Source: McGeoch et al. (2020)

Case Study Wunambal Gaambera and the Uunguu Indigenous Protected Area (Mitchell Plateau) – Western Australia

Wunambal Gaambera Aboriginal Corporation

On the far north-western coast of the Kimberley region in Western Australia are the lands and waters of the Wunambal Gaambera people. This remote biodiversity hotspot, characterised by sandy coastline, escarpment plateau, rocky gullies and pockets of tropical rainforest covers an extensive 2.5 million hectares (BHA 2021b).

Following native title determinations in 2011 and 2012, the Wunambal Gaambera people (WGAC 2020) dedicated areas of their land to form the Uunguu Indigenous Protected Area (IPA), which extends across 759,806 hectares (NIAA 2021b).

Management of Wunambal Gaambera Country is guided by the Wunambal Gaambera Healthy Country Plan (WGAC 2010), which delivers the vision for management of the extensive region, embedded in cultural governance underpinned by traditional Wanjina and Wunggurr Law. The plan articulates 10 critical areas of management foci for looking after Uunguu: Wanjina Wunggurr Law; right way fire; aamba (kangaroos and wallabies) and other meat foods; wulo (rainforest); yawal (waterholes); bush plants; rock art; cultural places on islands; fish and other seafoods; and mangguru (marine turtles) and balguja (dugong) (WGAC 2010).

Key aspects of the Healthy Country Plan are fire management, weed and feral animal control, visitor management through the Uunguu Visitor Pass, conservation of cultural heritage, and monitoring plant and animal health. The Wunambal Gaambera Aboriginal Corporation (WGAC) is responsible for implementing the Healthy Country Plan (WGAC 2010). WGAC’s Healthy Country Team is headed by a Healthy Country Manager, and the Uunguu rangers lead the work.

Further, in a concerted effort to foster collaborative governance and management arrangements, Wunambal Gaambera has dedicated the Uunguu Wundaagu (Saltwater) IPA through voluntary processes (WGAC 2017). This area of saltwater Country co-exists with statutory marine parks and reserves: the North Kimberley Marine Park and the Kimberley Commonwealth Marine Reserve. Wunambal Gaambera involvement enables customary management of their Country through their traditional knowledge, management of cultural places and customary use of resources (WGAC 2017) in a partnership approach with the Western Australia and Australian governments.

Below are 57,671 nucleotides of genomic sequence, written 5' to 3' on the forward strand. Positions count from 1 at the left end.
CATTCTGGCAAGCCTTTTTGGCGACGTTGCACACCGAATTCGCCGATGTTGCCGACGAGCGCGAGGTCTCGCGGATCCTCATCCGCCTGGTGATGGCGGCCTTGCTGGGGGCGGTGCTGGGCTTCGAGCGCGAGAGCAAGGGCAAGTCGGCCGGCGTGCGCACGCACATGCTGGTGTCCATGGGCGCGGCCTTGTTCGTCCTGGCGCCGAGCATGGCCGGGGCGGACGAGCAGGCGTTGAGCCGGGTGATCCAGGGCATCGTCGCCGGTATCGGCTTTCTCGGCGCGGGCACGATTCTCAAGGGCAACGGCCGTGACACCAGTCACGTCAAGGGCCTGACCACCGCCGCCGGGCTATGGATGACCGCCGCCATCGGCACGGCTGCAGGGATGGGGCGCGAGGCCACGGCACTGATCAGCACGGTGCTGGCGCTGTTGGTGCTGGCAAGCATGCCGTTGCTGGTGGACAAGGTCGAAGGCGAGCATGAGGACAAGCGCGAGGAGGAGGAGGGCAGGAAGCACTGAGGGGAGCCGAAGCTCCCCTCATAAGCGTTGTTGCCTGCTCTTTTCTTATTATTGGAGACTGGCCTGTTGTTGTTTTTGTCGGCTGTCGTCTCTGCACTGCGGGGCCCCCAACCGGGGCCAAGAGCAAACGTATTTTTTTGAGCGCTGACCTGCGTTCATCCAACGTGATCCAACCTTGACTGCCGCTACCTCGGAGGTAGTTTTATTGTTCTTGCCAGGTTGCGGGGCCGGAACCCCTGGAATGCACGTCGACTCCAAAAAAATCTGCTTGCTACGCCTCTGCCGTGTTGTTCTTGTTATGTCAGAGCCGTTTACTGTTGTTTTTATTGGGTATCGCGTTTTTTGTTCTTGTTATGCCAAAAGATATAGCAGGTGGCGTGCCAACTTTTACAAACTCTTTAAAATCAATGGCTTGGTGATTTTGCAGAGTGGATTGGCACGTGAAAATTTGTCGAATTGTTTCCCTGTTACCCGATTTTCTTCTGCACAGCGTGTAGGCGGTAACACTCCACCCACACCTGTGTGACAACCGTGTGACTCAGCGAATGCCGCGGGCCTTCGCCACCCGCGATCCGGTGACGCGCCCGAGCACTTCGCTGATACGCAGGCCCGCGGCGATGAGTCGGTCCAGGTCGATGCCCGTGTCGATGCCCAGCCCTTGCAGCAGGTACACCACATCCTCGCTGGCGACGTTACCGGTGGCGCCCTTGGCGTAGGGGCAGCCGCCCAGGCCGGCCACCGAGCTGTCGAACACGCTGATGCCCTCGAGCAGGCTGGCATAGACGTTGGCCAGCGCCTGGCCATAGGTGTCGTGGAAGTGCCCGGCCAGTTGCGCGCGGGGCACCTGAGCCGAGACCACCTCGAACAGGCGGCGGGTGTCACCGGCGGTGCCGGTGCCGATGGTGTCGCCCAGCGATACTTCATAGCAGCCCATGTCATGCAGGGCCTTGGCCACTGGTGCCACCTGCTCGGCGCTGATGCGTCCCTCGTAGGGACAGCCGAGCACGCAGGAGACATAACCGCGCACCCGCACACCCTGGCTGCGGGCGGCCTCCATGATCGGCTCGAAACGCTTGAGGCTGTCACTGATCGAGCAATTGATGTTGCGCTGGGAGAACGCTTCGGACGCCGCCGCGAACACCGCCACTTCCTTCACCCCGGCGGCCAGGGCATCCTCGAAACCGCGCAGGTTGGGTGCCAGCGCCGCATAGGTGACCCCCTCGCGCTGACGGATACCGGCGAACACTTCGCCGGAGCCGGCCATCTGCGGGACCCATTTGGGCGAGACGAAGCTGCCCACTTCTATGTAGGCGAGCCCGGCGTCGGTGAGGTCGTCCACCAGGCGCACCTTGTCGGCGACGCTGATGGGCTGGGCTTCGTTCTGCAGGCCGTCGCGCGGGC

The current Heathy Country Plan is being revised in 2021−22. WGAC’s vision for the next 10 years is for their people to secure sustainable livelihoods on and from their Country (WGAC 2021).

Figure 60 Uunguu Ranger Jeremy Kowan on the culture walk along the King Edward River (left); Wunambal Gaambera Country (right)

Photos: Wunambal Gaambera Aboriginal Corporation

Case Study Indigenous Land and Sea Corporation

The Indigenous Land and Sea Corporation (ILSC) is an independent statutory authority of the Australian Government. The ILSC has 2 purposes, as set out in the Aboriginal and Torres Strait Islander Act 2005: to assist Indigenous Australians to acquire land and water-related rights; and to assist in the management of Indigenous-held land and waters, however they were acquired (ILSC 2019b).

The National Indigenous Land and Sea Strategy (NILSS; ILSC 2019b) is the ILSC’s key policy document, with implementation guided by Regional Indigenous Land and Sea Strategies. The 4 regional strategies – for northern (ILSC 2020c), desert (ILSC 2020d), south-western (ILSC 2020e) and south-eastern Australia (ILSC 2020a) – highlight regional opportunities aligned with the 5 focus areas identified in the NILSS: conservation and healthy Country, urban investment, agribusiness, tourism, and niche Indigenous products (ILSC 2020b).